In the spirit of maximizing political entertainment, CNN determined that the best way to reveal the lineups for the second round of Democratic debates taking place on July 30 and 31 would be to have a draft-night special, à la the NBA, announcing over the course of an hour the placement of each candidate. Unlike the NBA, there is no free agency period for candidates to swap podiums.
To ensure that each debate has an equal representation of front-runners and future also-rans, the network and the Democratic National Committee developed a new structure for the draft, featuring three rounds — pulled literally out of a box — of candidate drawings, divided according to support in recent polls. Here are the candidates categorized by CNN’s tiers, and divided by debate night.
Night One, Tuesday, July 30
Montana Governor Steve Bullock
Former Maryland Representative John Delaney
Former Colorado Governor John Hickenlooper
Ohio Representative Tim Ryan
Author Marianne Williamson
South Bend Mayor Pete Buttigieg
Minnesota Senator Amy Klobuchar
Former Texas Representative Beto O’Rourke
Vermont Senator Bernie Sanders
Massachusetts Senator Elizabeth Warren
Night Two, Wednesday, July 31
Colorado Senator Michael Bennet
New York City Mayor Bill de Blasio
Hawaii Representative Tulsi Gabbard
New York Senator Kirsten Gillibrand
Washington Governor Jay Inslee
New Jersey Senator Cory Booker
Former HUD Secretary Julián Castro
Businessman Andrew Yang
Former Vice-President Joe Biden
California Senator Kamala Harris
Here are some takeaways:
Tuesday Will Be White Night
Surely an unintended consequence of the randomized drawings, the first night will feature ten white candidates, while all five candidates of color will be featured on night two. Thus, Wednesday may be the more salient evening for discussions of Trump’s racist comments, or a possible continuation of the critiques on Biden’s political record. (Though it’s a long-shot possibility that Marianne Williamson, the field’s most vocal proponent of reparations, could skew this prediction.)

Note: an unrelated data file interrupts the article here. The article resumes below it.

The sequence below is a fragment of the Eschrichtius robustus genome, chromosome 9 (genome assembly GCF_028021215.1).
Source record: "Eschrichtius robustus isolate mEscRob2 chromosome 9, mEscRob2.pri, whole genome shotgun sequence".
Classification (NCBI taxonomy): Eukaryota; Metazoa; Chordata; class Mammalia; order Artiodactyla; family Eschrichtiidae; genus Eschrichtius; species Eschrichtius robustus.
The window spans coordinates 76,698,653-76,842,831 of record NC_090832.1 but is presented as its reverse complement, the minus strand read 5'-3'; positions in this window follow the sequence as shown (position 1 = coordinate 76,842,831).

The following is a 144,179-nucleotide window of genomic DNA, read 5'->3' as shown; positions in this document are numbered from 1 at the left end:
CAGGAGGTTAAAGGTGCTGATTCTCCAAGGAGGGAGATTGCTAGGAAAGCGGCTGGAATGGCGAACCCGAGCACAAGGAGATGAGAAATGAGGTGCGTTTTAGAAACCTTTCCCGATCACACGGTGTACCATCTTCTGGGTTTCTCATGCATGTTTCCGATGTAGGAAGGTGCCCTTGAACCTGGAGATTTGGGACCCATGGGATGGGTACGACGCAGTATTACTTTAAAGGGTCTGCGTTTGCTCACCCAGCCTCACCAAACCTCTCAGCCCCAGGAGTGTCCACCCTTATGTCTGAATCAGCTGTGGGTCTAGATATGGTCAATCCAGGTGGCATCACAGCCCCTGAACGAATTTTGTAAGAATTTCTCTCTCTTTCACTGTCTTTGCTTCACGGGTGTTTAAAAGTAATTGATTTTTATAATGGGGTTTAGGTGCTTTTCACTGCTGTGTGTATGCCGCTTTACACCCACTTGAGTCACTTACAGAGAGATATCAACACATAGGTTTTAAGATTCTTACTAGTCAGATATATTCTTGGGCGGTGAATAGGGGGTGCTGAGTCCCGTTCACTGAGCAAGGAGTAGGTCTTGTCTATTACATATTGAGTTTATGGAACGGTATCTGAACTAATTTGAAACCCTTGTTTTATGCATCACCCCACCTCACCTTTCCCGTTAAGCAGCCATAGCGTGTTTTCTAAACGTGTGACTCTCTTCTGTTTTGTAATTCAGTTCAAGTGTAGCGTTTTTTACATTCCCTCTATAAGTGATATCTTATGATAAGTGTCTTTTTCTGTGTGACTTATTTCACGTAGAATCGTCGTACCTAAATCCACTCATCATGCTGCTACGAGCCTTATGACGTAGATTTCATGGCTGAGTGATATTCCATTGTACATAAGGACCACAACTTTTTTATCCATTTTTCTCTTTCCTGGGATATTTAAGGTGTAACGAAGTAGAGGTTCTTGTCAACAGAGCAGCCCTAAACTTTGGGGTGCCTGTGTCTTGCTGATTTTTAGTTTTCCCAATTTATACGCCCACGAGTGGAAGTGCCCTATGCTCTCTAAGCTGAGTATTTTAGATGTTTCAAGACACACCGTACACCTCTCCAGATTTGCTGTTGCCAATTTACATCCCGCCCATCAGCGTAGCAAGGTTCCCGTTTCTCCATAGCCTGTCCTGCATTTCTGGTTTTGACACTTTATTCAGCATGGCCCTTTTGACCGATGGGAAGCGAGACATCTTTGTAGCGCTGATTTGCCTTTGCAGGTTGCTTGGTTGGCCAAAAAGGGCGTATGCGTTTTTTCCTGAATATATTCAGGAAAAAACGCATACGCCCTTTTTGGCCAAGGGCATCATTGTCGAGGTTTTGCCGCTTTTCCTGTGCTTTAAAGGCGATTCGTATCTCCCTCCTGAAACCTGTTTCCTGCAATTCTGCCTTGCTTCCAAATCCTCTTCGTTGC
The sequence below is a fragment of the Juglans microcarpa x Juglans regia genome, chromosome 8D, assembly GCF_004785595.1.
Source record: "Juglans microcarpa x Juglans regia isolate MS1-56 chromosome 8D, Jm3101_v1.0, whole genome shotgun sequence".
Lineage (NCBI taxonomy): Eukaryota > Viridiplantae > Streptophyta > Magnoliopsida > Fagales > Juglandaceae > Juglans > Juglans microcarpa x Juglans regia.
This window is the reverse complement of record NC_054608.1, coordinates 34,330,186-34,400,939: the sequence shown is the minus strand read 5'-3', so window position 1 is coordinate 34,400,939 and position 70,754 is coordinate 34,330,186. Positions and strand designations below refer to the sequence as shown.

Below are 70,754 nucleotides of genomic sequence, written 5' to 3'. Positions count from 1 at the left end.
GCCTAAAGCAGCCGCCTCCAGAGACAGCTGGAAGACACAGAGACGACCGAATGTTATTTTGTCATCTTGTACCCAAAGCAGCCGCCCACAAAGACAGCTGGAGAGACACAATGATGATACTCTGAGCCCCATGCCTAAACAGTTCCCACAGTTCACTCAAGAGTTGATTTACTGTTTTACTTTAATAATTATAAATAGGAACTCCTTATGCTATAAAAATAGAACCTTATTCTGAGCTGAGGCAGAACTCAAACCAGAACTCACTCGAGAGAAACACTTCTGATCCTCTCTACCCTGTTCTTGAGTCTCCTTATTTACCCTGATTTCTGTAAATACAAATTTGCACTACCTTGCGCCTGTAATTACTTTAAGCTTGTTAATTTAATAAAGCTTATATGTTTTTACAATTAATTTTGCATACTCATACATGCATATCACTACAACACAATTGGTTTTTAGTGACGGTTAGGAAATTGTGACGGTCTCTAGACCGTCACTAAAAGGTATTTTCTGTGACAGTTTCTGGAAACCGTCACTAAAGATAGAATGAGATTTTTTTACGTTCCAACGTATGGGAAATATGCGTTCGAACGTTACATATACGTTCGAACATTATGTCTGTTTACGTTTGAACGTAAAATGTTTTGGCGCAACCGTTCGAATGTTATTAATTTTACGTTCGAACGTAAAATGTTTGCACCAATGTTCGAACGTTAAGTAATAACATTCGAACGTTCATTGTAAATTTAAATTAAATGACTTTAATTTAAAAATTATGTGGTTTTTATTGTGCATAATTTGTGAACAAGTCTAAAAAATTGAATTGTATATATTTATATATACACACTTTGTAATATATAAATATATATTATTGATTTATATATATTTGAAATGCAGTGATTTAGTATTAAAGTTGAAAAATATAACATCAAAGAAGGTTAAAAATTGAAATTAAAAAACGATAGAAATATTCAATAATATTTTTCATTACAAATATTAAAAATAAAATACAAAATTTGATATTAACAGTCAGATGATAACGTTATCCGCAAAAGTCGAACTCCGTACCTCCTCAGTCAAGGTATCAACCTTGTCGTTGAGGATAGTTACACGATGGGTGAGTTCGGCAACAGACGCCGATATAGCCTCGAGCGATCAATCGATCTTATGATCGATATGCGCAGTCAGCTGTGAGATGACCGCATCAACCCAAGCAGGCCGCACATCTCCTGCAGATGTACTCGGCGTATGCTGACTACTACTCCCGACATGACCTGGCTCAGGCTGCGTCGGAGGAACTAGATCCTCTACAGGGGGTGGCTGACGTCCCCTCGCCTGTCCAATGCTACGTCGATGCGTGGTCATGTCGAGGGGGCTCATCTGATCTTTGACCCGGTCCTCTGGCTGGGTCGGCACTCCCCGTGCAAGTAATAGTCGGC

All Those Moderates on Tuesday, All Those Progressives on Wednesday!
Night one also includes the bulk of the crowd of generic male candidates in both name recognition and policy, while night two features most of the left-leaning candidates in the debate — except for the top of Tuesday’s bill. It could make for a more interesting policy chat on Wednesday, considering that much of the successful rhetoric in the primary thus far has been a race to the left.
The Long-Awaited Warren-Bernie Faceoff Could Happen
In December, Bernie Sanders and Elizabeth Warren agreed to an unofficial non-aggression pact, according to a report from New York’s Gabriel Debenedetti. But if the truce has expired, either of the two leading progressive candidates could score a major early victory if they were able to use the second debate to chip off a less-die-hard section of the other’s base.
Joe Biden — and Possibly Bernie Sanders — Could Become Piñatas
Biden’s camp will certainly prepare for a second round of the bout that thrust Kamala Harris into the top-candidate tier. But if the former prosecutor delivers another capable performance for which Biden has a middling answer, his status as front-runner could continue to erode. (And that’s to say nothing of the other eight candidates who saw Harris’s successful attack-the-veep strategy and may want to emulate it.) As for Sanders, he faced criticism for appearing one-dimensional — and having one volume setting — which the ever-prepared Warren could use to her advantage.
Guess What: All That Randomness Did Not Prevent “Clustering”
A rematch of the first debates’ brightest moment; an all-white round on Tuesday; a heavily progressive undercard on Wednesday — at least they were able to divvy up the Colorado guys. If CNN was able to avoid “clustering” of top candidates on one evening, the network couldn’t stop the luck of the draw from impacting the debates in other aspects.
This post has been updated.